Tales of Woe
April 28, 2008
The mighty Cath Elliott, a Guardian regular whose devotion to identity politics and hand-wringing has previously entertained us, now turns her attention to matters of a more mundane kind, with a piece titled, How Do You Keep a Sock on a Dog? Sadly, this rambling and incongruous article about a pet’s plastic surgical collar offers precious little scope for Ms Elliott’s usual agonising, though, of course, the urge hasn’t entirely been frustrated.
I’m feeling guilty because it seems so cruel making him wear it.
Thankfully, others take their guilt very seriously indeed and reach almost operatic levels of indignation and remorse. Among them is Amanda Marcotte, whose Pandagon website provides a safe and hegemony-free environment in which devotees can rend their garments and gnaw at their own wrists. The latest drama, discovered via Protein Wisdom, concerns the inadvertently scandalous imagery chosen to illustrate Ms Marcotte’s new book, It’s a Jungle Out There: the Feminist Survival Guide to Politically Inhospitable Environments. The illustrations in question, which parody 1950s comic books - themselves very often parodies - have injured feelings on a truly devastating scale:
I feel so nauseous and sleepless about this whole thing that I felt the need to weigh in as well.
In the history of this country, there has always been one broad and well-lit path for oppressed classes of people to “better themselves” — side with the oppressors against someone else. That is exactly what these images are depicting: women gaining power through helping men against savage, violent brown people.
There ensues a long and emotionally fraught debate about whether to withdraw the offending publication, or boycott it, or reprint the book denuded of its connotations of “white privilege”.
I’m not going to pretend any of this is easy. Of course it’s hard to figure out what to say when you are under attack, when you feel defensive, when you feel like throwing up your hands and saying “Fuck it.”
However, while much of the feminist blogosphere still trembles with shock and umbrage, the greatest expression of feeling is found at Ms Marcotte’s own site, where the suitably chastened host offers an apology.
I can understand why anyone would choose to boycott a book with these images, and I respect that choice. Hopefully, once they are removed, people will reconsider supporting the book if they like the content. I, for one, will be ripping the pages out of my copy but keeping them as a reminder to be alert.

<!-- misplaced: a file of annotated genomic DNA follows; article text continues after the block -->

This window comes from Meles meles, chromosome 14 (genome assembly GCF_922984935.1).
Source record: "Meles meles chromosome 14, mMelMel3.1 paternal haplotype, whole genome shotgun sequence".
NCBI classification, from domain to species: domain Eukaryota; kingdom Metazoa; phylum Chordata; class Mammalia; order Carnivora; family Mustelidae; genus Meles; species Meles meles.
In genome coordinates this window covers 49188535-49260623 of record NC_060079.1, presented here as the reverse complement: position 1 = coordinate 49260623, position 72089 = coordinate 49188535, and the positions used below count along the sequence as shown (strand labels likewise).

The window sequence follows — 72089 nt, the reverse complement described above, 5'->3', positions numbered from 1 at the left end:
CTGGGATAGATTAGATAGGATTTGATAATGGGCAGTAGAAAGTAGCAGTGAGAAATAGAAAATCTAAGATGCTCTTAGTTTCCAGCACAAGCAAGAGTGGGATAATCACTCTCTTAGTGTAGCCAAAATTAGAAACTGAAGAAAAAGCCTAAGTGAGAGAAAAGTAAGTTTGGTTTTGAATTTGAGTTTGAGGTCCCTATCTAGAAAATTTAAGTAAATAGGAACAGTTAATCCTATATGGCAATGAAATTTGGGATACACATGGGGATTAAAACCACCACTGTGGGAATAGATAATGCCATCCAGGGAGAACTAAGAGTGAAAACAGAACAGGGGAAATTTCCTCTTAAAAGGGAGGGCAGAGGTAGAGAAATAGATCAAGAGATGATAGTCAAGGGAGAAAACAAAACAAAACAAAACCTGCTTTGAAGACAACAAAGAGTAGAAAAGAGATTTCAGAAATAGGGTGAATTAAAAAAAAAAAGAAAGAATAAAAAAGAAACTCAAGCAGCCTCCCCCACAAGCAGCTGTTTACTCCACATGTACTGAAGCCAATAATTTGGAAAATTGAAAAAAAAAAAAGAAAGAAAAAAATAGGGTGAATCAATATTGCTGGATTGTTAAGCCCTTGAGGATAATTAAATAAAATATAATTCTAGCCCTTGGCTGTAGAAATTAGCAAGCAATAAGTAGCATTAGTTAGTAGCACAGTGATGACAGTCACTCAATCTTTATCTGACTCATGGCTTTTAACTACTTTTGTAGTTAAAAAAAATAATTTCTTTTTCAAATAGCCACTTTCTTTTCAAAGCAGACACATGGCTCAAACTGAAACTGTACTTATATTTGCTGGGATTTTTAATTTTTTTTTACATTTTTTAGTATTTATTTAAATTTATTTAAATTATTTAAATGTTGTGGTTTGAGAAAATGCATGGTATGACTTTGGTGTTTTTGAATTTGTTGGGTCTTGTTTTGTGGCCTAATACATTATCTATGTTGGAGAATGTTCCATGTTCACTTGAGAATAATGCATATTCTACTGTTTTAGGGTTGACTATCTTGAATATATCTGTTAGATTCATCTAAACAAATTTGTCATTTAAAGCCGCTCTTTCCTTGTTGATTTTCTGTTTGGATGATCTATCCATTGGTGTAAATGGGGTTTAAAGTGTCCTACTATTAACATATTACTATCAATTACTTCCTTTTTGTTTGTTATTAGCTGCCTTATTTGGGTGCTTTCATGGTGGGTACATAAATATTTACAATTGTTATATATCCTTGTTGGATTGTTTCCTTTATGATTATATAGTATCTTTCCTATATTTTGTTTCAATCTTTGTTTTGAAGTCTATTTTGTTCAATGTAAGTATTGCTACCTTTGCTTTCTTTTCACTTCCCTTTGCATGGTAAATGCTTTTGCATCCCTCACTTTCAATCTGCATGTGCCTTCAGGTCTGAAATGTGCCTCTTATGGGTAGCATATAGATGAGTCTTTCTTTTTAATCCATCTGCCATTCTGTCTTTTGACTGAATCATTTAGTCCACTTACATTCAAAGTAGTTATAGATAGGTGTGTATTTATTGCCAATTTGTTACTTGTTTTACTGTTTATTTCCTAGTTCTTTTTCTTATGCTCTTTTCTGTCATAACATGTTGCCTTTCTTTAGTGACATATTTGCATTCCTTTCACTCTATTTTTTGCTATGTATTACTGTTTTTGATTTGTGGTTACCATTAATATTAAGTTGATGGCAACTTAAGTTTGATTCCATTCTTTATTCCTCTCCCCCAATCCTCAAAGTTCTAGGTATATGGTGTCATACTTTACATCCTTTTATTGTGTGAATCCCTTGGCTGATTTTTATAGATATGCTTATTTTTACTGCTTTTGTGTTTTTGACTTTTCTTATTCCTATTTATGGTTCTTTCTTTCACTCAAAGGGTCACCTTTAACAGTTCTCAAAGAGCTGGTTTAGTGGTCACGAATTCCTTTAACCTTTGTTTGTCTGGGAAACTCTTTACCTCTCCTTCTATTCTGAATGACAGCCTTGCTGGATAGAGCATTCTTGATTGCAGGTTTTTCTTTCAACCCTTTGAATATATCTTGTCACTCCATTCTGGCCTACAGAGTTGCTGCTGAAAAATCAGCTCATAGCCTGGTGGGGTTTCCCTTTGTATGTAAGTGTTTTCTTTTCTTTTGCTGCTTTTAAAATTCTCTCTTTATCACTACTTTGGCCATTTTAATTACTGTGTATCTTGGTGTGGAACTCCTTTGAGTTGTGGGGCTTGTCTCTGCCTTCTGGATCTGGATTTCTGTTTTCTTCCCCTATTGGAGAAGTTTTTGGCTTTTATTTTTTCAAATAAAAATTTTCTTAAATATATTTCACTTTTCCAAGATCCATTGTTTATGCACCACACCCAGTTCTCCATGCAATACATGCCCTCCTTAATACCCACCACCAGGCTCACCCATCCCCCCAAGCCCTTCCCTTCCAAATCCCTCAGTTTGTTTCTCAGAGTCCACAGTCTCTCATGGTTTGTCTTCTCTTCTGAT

Not to be outdone, hundreds of Pandagon readers begin a chorus of wailing and righteous theorising.
Like I said in the thread at Feministe, that’s not a kitschy and ironic use of racist imagery. If that were actually the point, the purpose of the images, OMG, that would NOT make it okay. The use of images of scary black native men to convey a sense of danger is a blatantly RACIST use of racist imagery, wherein the racist message is the point. Offensive. Very, very offensive.
It isn’t long before a phantom subtext is discovered, and combed over in great detail.
Although one can still make the argument that using colonialism/expansionism as the underpinning for a metaphor to describe the ‘battles’ of feminism is inherently problematic. But racistly depicted indigenous peoples? This clearly crosses the line. It suggests that what feminists need to conquer is dark people.
I really, really didn’t see the racism ‘til it was pointed out to me. THEN I saw it, oh boy did I see it! And I was so ashamed of my blindness.
And, a personal favourite,
White privilege is deeply rooted. It takes concerted effort to sensitise oneself (if one is white, that is) to recognise it, both in oneself and in the world around one. Hell, my husband and son are Asian, and sometimes I forget they’re not white like me.
If you’ve a stomach for high drama and competitive pseudo-grief, the Pandagon comments may entertain as a kind of identity politics pantomime. There is, I think, something quite compelling about watching people elevate paranoid self-loathing to the level of both piety and art form. A more realistic, and quite funny, discussion can be found at Protein Wisdom.
Update: The sorrow escalates.
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